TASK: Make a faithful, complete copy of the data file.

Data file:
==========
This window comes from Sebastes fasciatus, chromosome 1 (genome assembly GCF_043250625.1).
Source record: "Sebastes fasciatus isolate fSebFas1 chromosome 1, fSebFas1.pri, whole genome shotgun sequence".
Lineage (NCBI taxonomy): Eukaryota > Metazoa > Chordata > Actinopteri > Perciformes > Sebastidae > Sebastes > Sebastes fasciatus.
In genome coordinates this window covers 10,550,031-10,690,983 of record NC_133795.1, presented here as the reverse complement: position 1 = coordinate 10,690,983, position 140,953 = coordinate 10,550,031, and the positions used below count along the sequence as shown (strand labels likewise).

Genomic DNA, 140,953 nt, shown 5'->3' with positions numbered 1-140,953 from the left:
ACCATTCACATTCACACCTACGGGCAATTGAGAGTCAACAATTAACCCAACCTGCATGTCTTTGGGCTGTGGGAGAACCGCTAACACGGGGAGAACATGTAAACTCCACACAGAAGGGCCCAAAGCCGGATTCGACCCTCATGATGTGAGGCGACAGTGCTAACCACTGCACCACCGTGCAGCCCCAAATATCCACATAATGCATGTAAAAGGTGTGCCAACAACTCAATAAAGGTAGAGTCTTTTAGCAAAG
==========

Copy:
This window comes from Sebastes fasciatus, chromosome 1 (genome assembly GCF_043250625.1).
Source record: "Sebastes fasciatus isolate fSebFas1 chromosome 1, fSebFas1.pri, whole genome shotgun sequence".
Lineage (NCBI taxonomy): Eukaryota > Metazoa > Chordata > Actinopteri > Perciformes > Sebastidae > Sebastes > Sebastes fasciatus.
In genome coordinates this window covers 10,550,031-10,690,983 of record NC_133795.1, presented here as the reverse complement: position 1 = coordinate 10,690,983, position 140,953 = coordinate 10,550,031, and the positions used below count along the sequence as shown (strand labels likewise).

Genomic DNA, 140,953 nt, shown 5'->3' with positions numbered 1-140,953 from the left:
ACCATTCACATTCACACCTACGGGCAATTGAGAGTCAACAATTAACCCAACCTGCATGTCTTTGGGCTGTGGGAGAACCGCTAACACGGGGAGAACATGTAAACTCCACACAGAAGGGCCCAAAGCCGGATTCGACCCTCATGATGTGAGGCGACAGTGCTAACCACTGCACCACCGTGCAGCCCCAAATATCCACATAATGCATGTAAAAGGTGTGCCAACAACTCAATAAAGGTAGAGTCTTTTAGCAAAG